Now I’d like to ask some questions to the Nintendo staff. Yamagami-san, you worked on the previous game, right?
Yes. I was the producer this time, but I was director for the N64 version.
Yamagami-san, what was it like working together with Treasure then?
To put it bluntly, they were a weird company.
Maybe it just shows how limited my experience was, but among all the people I had worked together with…
They were different from any other company.
Exactly. They were different. Even now I often say that among all the companies I’ve dealt with, they’re in the top three most difficult.
And what’s more, the original Sin and Punishment is among my top three most difficult games to develop. As for what was so difficult, usually when you ask when it will be done, the director will give you an estimated date.
Whether they can make that date is another thing, but they will give you an estimate.
But with Treasure, they say, “We don’t know. We’ll show you something when it’s done.” I’d say, “Well, that causes some trouble,” and they’d say, “But if we don’t know, we don’t know.” We went back and forth like that for a long time.
They’re polite about it, but what they’re really saying is “No idea” over and over again. (laughs)
Right. Then they’d say, “Anyway, we’ll do our best.”
And in truth, you were doing your best, right?
(nods in silence)
Then after I’d waited a while, the prototype was done. When I played it, I was amazed.
You wondered how they could do anything like that on Nintendo 64?
You guessed it. I was truly amazed. And everyone at Treasure is a perfectionist, so the difficulty level was staggering.
When I said, “It’s too difficult. I can’t do it,” they responded, “Then you’re not good enough to be in charge of this project.”
When I said, “But normal people can’t do this!” they said, “Everyone in our company can do it. Anyone who can’t do this can’t be on our team.”
That discussion dragged on for almost one year…
Yeah, it went on for a while. (laughs)
Saying “Make it easier” is easy, but if you do, it loses that distinct Treasure style.
We wouldn’t be worth much if we crumbled just because we were ordered to do something. If you do something just because you’re told to, even though you don’t agree, the game will fall apart. But Yamagami-san was persistent in continually hammering away at our staff.
If I had really laid on them, we probably could have brought the game out before 2000, but I told them I wouldn’t order them to make it easier. I kept saying, “I won’t order you to do it until you understand. I’ll keep talking to you until you understand.” If I hadn’t, there would have been no point in working with them. Eventually, toward the end, the overall difficulty level did fall, but without losing that distinct Treasure flavour.
I see. By the way, it was Yamagami-san who came up with the title, wasn’t it?
How did you decide on that?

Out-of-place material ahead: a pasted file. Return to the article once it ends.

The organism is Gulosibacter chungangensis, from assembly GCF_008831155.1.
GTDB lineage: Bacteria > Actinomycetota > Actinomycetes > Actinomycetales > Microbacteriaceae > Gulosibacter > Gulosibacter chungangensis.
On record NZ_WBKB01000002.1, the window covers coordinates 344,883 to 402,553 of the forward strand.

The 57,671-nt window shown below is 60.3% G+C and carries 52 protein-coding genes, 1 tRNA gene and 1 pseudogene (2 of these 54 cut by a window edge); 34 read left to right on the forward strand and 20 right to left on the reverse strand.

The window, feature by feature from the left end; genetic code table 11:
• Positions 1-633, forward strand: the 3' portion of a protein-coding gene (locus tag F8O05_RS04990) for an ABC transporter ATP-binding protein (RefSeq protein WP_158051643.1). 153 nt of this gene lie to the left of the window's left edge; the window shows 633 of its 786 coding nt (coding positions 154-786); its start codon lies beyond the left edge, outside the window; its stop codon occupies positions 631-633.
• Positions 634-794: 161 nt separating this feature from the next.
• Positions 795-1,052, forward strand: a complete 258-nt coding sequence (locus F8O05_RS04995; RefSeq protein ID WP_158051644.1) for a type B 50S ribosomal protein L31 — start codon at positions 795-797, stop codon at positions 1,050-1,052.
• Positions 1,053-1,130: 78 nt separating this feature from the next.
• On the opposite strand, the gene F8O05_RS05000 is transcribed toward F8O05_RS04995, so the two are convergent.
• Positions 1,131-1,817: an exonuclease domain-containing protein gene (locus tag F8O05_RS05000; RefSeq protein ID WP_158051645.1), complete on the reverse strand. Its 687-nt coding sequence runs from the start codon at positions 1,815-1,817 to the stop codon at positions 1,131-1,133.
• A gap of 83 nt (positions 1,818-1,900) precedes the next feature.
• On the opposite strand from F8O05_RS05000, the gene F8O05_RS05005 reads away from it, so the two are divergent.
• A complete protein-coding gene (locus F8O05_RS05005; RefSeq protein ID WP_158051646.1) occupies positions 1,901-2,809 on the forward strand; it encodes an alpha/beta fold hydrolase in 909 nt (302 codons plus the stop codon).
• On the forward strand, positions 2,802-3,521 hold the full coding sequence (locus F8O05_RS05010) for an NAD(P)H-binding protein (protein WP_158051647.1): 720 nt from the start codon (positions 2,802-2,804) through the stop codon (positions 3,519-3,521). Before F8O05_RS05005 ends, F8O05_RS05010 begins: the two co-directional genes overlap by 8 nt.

At first, we were using the title Glass Soldier during development.
Because the main character is fragile, like glass.
Around that time, all the games coming out had titles in katakana, so I suggested thinking up a title using kanji. Editor’s Note: Katakana is one of the three Japanese writing systems. Katakana is phonetically written, and is typically used to show how foreign words are pronounced. Kanji is another one of the three writing systems, and most of the Kanji characters can be pronounced in two or more different ways.
Yes, it wasn’t uncommon for games with titles in katakana to get buried amidst all the others coming out, but what was your reason for deciding on those particular words - sin and punishment?
It just so happened that at that time one of the titles being developed by the Entertainment Analysis and Development Division was called Red and Black.
Oh, you mean Perfect Dark.11 11Perfect Dark: A first-person shooter for the Nintendo 64 released in Europe in June 2000.
Yes. Red and Black was the working title during development. It was eventually sold as Perfect Dark, but if Red and Black was all right, why not Sin and Punishment? We thought that title might be too obscure, though, so we decided to add a subtitle that would make the theme more apparent. I consulted the younger staff members, and they suggested using kanji that typically reads Chikyu (Earth) but reading it hoshi (star). I thought, “That’s it!” Editor’s Note: Although the typical way of pronouncing the Japanese Kanji for “Chikyu” (Earth) does not include “hoshi” (star), purposely giving Kanji characters alternate pronunciations by placing corresponding Hiragana or Katakana characters aside them is commonly done in Japanese pop culture to suggest alternate meanings.So, in consideration of the theme of the story, we came up with Hoshi no Keishosha (Successor of the Earth).
And this time?
I wanted a tie to the original game, so we looked for a similar title. Since this time the underlying themes in the background are larger in scale, we left chikyu (Earth) behind and decided on uchu (universe).
And suggested reading it sora (sky).
But this time we used kokeisha (another word for “successor”), and settled on the subtitle Sora no Kokeisha (Successor of the Skies).
Maegawa-san, what did you think when the title changed from Glass Soldier to Sin and Punishment?
I was surprised. (laughs)
I suppose it took some time to get used to it.
Um…I was glad about it.
You liked the title Sin and Punishment, Nakagawa-san?
Well, one of the other final candidates was really wild. I think it was Dark Apocalypse.
No, it was Dark Wasteland.
Yeah, that’s it!
At the time, I really didn’t want it to be Wasteland.
And while we were using Sin and Punishment, we gradually took a liking to it.
Yeah, we did.
If we had released it as Glass Soldier, I don’t think the title would have grabbed people the way Sin and Punishment did.
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